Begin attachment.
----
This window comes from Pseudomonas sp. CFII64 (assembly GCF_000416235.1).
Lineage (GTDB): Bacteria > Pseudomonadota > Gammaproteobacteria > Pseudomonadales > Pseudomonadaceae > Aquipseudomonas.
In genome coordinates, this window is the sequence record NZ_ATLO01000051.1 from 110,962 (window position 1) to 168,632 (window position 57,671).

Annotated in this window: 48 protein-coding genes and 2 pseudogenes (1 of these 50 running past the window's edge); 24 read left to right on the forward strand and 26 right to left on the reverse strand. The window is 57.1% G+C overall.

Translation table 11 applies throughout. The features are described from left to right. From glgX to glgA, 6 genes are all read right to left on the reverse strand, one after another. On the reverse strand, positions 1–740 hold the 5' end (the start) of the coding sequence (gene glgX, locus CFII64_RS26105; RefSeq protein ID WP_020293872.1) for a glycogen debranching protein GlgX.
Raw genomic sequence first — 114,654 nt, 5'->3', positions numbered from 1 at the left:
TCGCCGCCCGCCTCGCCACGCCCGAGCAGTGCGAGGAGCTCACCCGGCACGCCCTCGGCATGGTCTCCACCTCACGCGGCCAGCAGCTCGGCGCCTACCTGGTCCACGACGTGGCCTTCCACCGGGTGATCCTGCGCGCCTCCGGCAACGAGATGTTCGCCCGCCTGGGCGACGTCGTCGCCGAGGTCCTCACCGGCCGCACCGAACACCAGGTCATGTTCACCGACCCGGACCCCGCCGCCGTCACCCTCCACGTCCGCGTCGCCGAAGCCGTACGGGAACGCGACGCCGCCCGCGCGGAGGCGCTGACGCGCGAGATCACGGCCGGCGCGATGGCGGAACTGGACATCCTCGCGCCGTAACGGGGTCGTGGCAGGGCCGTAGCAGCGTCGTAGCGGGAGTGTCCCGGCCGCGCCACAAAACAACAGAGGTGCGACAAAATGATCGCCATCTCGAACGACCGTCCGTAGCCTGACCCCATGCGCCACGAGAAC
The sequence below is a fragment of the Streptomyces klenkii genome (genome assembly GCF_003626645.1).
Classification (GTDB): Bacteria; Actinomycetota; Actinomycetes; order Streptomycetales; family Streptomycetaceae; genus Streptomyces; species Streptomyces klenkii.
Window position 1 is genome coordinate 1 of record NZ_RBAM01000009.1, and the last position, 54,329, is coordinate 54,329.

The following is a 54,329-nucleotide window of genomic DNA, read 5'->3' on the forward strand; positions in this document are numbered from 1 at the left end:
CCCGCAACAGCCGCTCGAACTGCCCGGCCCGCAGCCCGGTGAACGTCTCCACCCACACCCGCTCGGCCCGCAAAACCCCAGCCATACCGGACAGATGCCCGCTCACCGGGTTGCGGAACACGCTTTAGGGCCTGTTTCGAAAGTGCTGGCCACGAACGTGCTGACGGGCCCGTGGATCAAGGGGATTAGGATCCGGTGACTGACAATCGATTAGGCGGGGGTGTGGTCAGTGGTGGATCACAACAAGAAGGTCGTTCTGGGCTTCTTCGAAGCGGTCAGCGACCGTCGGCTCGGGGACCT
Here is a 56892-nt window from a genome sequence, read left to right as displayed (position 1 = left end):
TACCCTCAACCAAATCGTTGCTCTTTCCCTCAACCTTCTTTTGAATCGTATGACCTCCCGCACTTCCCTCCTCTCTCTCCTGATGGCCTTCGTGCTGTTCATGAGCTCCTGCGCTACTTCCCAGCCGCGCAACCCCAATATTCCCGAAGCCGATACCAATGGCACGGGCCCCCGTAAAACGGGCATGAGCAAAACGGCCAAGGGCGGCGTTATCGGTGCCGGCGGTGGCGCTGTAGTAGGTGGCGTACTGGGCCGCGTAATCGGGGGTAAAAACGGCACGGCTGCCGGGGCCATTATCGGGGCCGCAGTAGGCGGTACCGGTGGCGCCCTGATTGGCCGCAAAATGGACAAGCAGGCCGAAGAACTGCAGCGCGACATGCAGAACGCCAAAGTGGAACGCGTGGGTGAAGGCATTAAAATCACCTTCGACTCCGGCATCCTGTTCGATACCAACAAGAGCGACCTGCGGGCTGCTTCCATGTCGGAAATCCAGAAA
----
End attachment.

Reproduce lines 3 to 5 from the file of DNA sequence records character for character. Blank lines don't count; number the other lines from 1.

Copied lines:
In genome coordinates, this window is the sequence record NZ_ATLO01000051.1 from 110,962 (window position 1) to 168,632 (window position 57,671).

Annotated in this window: 48 protein-coding genes and 2 pseudogenes (1 of these 50 running past the window's edge); 24 read left to right on the forward strand and 26 right to left on the reverse strand. The window is 57.1% G+C overall.

Translation table 11 applies throughout. The features are described from left to right. From glgX to glgA, 6 genes are all read right to left on the reverse strand, one after another. On the reverse strand, positions 1–740 hold the 5' end (the start) of the coding sequence (gene glgX, locus CFII64_RS26105; RefSeq protein ID WP_020293872.1) for a glycogen debranching protein GlgX.